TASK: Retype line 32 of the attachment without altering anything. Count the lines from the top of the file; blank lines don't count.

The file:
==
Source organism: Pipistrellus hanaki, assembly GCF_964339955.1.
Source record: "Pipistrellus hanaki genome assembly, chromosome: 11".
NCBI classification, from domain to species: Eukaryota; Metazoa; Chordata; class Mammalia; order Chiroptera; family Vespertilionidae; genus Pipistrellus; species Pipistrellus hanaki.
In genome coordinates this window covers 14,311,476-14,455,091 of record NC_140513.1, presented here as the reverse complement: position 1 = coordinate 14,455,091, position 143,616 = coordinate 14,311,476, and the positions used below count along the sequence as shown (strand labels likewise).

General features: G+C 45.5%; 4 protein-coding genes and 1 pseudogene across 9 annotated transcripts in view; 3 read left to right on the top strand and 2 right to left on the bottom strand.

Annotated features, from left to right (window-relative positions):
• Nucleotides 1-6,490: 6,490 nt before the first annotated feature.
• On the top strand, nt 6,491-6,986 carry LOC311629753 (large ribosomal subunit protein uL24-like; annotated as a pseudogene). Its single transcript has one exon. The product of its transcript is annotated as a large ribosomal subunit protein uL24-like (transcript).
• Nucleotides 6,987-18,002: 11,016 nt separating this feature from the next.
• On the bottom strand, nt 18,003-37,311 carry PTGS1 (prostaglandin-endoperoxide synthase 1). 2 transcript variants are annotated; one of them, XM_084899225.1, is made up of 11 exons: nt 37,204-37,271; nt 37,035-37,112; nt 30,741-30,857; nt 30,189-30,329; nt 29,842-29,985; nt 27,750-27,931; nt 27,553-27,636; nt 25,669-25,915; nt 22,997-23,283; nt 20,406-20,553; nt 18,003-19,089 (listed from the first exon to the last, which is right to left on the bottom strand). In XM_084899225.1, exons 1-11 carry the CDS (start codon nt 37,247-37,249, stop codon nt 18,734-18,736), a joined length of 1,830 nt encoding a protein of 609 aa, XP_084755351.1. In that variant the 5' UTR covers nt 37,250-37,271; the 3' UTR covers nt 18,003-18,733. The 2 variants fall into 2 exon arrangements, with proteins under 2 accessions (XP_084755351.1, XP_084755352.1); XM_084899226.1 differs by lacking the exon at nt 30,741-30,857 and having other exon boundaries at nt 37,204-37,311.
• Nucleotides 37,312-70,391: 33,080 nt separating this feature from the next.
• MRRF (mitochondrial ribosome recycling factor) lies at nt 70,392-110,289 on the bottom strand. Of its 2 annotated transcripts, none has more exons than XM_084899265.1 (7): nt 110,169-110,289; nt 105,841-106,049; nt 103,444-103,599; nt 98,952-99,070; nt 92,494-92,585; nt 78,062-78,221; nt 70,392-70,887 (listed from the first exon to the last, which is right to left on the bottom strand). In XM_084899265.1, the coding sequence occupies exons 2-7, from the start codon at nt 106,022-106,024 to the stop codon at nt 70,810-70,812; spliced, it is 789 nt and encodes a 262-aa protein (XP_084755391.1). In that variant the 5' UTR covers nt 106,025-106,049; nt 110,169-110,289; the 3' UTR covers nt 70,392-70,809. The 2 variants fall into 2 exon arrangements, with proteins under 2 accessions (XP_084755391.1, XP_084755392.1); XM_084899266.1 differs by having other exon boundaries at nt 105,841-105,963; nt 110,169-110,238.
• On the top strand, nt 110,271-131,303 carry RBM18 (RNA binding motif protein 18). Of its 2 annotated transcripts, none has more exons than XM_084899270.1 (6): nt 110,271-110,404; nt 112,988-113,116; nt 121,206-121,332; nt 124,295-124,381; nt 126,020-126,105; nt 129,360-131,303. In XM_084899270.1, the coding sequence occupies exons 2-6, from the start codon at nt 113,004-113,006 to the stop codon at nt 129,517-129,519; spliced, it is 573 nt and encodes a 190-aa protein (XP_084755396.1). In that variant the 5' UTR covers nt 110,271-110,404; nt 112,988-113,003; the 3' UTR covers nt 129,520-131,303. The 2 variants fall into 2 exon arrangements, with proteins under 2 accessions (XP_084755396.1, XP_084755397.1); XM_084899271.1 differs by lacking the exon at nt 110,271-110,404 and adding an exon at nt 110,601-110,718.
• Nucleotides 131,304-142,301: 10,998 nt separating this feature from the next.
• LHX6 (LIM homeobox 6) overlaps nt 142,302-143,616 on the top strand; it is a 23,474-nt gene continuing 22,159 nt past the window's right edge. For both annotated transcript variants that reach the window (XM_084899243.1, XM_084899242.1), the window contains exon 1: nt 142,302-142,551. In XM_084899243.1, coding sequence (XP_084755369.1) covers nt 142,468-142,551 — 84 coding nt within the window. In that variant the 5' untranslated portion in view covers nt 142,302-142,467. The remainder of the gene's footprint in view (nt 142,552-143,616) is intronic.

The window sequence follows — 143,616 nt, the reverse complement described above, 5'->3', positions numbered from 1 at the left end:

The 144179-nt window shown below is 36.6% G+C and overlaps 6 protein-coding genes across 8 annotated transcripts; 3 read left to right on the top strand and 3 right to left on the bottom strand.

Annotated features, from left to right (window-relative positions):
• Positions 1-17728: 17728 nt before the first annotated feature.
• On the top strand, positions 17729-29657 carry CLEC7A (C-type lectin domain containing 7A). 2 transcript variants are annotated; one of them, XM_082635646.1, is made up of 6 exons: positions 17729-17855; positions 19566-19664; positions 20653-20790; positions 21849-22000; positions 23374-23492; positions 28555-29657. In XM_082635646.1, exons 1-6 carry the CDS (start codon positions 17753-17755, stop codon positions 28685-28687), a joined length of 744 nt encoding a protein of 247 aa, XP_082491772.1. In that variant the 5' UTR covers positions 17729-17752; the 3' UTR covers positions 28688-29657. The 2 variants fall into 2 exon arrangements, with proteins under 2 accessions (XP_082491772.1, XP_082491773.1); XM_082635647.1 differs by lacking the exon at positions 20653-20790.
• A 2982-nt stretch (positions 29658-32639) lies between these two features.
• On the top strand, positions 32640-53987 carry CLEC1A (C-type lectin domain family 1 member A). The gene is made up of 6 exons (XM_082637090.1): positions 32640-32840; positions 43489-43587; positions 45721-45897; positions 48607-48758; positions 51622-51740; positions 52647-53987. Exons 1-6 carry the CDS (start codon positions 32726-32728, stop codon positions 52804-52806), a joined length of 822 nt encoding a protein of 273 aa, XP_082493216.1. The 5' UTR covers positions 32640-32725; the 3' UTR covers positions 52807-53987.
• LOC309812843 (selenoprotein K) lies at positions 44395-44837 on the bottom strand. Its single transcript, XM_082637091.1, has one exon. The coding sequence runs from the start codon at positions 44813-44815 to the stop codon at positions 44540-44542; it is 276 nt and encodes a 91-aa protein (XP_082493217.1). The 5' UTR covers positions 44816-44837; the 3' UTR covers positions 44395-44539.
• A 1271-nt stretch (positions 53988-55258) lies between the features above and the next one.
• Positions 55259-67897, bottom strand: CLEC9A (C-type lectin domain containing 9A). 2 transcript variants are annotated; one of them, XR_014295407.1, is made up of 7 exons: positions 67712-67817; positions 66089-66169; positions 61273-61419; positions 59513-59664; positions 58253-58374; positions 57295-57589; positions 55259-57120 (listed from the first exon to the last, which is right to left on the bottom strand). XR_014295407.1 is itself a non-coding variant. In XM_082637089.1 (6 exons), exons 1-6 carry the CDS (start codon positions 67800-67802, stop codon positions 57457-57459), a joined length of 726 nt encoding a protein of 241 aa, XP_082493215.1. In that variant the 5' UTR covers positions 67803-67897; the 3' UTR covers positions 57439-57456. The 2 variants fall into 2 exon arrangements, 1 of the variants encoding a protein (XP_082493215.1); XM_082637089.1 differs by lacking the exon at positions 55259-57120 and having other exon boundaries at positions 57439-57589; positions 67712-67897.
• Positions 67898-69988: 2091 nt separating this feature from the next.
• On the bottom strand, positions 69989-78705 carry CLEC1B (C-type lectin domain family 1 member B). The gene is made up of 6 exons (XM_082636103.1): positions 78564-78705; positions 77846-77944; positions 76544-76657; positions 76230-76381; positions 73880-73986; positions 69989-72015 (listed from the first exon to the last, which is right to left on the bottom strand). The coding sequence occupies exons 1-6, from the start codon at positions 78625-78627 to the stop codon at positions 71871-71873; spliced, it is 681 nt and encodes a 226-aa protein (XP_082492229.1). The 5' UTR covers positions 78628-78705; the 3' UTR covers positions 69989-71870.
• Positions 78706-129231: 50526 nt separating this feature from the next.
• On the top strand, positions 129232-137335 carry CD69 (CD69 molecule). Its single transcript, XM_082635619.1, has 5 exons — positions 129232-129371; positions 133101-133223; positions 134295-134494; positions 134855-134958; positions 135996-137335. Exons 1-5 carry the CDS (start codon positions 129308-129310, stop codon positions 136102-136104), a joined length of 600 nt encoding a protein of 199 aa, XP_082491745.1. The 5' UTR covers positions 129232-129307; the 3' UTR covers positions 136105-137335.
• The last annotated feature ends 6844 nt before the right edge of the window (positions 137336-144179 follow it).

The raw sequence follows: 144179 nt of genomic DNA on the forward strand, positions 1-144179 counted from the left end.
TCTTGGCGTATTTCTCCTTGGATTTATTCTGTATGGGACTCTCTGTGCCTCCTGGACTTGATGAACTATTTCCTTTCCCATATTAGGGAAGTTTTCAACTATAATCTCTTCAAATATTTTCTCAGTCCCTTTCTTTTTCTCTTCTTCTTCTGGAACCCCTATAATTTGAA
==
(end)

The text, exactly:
TCTTGGCGTATTTCTCCTTGGATTTATTCTGTATGGGACTCTCTGTGCCTCCTGGACTTGATGAACTATTTCCTTTCCCATATTAGGGAAGTTTTCAACTATAATCTCTTCAAATATTTTCTCAGTCCCTTTCTTTTTCTCTTCTTCTTCTGGAACCCCTATAATTTGAA